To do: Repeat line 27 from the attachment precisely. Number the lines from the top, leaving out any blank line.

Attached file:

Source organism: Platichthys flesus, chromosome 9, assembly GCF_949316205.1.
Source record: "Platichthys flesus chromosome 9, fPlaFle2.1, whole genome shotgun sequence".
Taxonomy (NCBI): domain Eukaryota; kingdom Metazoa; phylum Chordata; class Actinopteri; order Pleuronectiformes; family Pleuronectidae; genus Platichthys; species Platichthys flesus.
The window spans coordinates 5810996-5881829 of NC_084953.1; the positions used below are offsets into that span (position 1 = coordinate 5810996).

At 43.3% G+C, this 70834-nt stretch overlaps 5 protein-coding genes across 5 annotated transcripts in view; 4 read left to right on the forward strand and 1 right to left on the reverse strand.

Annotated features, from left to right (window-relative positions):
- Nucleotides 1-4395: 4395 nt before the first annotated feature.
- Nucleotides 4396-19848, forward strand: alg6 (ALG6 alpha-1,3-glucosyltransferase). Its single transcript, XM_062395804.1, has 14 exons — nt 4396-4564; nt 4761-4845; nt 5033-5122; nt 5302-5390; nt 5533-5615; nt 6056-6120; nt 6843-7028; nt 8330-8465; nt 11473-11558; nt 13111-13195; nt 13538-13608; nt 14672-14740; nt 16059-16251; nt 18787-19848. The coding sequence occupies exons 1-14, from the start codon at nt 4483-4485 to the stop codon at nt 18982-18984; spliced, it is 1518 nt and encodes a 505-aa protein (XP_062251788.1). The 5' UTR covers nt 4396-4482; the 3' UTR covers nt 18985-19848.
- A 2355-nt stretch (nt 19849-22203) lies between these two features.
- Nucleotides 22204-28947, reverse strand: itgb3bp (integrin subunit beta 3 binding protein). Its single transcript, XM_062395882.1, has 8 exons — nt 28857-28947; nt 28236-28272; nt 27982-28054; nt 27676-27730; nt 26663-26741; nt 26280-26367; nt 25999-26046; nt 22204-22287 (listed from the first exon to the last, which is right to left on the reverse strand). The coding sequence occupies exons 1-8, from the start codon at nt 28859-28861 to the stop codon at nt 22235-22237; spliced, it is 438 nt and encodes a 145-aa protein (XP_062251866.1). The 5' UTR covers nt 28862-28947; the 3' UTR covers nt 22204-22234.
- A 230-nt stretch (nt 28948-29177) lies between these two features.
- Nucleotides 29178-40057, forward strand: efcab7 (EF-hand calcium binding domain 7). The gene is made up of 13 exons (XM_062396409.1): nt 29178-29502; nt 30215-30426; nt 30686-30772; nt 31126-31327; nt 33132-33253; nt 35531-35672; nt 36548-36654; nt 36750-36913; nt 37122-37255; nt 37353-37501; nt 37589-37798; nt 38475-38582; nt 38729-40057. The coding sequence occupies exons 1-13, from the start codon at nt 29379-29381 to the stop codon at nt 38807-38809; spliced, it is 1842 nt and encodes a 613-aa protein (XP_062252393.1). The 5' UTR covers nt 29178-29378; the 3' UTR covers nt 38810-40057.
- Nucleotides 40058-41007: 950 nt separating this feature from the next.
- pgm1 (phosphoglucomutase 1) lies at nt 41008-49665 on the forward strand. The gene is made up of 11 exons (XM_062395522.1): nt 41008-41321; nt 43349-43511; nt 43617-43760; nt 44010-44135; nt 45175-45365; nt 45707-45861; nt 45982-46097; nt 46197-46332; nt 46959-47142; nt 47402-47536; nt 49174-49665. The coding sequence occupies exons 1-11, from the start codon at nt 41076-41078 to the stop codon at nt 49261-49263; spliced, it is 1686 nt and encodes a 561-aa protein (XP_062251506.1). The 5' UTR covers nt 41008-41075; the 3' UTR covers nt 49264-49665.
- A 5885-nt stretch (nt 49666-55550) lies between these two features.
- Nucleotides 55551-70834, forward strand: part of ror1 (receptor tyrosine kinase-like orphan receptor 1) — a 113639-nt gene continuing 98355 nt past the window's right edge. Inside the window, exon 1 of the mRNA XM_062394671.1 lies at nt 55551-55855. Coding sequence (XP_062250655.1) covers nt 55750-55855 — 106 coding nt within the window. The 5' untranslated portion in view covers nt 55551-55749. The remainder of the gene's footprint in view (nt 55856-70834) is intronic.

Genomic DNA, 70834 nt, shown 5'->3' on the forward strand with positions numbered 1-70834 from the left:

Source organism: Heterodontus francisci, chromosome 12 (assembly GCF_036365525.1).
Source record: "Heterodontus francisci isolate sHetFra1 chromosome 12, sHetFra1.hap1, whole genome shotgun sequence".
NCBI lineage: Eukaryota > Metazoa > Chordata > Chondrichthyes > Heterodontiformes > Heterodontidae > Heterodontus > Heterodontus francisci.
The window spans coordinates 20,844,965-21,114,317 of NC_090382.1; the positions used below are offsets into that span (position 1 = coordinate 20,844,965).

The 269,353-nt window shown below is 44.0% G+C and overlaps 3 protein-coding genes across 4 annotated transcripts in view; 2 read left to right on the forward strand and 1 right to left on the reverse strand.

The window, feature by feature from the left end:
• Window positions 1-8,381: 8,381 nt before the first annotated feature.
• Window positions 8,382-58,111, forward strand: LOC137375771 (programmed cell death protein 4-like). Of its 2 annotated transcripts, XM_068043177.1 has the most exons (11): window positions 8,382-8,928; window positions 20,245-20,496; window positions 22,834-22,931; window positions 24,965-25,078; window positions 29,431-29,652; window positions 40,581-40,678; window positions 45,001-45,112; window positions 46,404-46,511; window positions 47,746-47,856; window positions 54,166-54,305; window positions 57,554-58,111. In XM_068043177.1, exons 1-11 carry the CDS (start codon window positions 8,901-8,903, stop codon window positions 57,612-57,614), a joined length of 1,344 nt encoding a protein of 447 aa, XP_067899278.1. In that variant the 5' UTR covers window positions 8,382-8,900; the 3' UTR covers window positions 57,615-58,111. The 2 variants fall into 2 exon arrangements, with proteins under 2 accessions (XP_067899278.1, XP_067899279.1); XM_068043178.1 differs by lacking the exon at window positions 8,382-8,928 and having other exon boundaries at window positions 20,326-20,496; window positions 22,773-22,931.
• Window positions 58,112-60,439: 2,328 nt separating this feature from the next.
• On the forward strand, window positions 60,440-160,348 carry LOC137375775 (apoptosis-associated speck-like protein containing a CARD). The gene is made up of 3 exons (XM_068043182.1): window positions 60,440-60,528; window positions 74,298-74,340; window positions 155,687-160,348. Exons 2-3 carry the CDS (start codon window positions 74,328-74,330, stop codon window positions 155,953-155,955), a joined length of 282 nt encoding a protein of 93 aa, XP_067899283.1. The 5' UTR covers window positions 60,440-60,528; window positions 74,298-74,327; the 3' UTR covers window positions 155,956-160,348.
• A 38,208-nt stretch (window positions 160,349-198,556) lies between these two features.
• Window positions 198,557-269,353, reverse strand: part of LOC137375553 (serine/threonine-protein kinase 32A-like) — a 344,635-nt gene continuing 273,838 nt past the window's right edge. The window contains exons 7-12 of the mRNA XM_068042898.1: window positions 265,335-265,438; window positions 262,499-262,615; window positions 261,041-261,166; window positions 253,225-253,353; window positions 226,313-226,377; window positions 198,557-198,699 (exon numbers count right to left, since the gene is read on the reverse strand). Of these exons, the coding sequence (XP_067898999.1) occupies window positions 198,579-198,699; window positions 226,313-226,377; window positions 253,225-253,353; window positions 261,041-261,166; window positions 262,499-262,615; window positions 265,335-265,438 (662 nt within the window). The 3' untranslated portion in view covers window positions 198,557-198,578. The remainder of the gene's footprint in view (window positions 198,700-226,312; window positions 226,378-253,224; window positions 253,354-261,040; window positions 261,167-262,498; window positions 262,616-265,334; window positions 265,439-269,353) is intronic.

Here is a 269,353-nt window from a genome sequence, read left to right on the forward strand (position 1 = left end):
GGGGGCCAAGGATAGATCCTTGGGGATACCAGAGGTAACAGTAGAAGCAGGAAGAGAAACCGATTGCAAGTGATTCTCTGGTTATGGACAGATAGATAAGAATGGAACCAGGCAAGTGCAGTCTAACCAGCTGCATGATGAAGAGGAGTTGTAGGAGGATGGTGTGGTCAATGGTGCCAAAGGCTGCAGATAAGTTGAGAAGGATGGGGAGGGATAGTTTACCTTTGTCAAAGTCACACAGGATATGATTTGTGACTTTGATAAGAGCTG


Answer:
• On the forward strand, window positions 60,440-160,348 carry LOC137375775 (apoptosis-associated speck-like protein containing a CARD). The gene is made up of 3 exons (XM_068043182.1): window positions 60,440-60,528; window positions 74,298-74,340; window positions 155,687-160,348. Exons 2-3 carry the CDS (start codon window positions 74,328-74,330, stop codon window positions 155,953-155,955), a joined length of 282 nt encoding a protein of 93 aa, XP_067899283.1. The 5' UTR covers window positions 60,440-60,528; window positions 74,298-74,327; the 3' UTR covers window positions 155,956-160,348.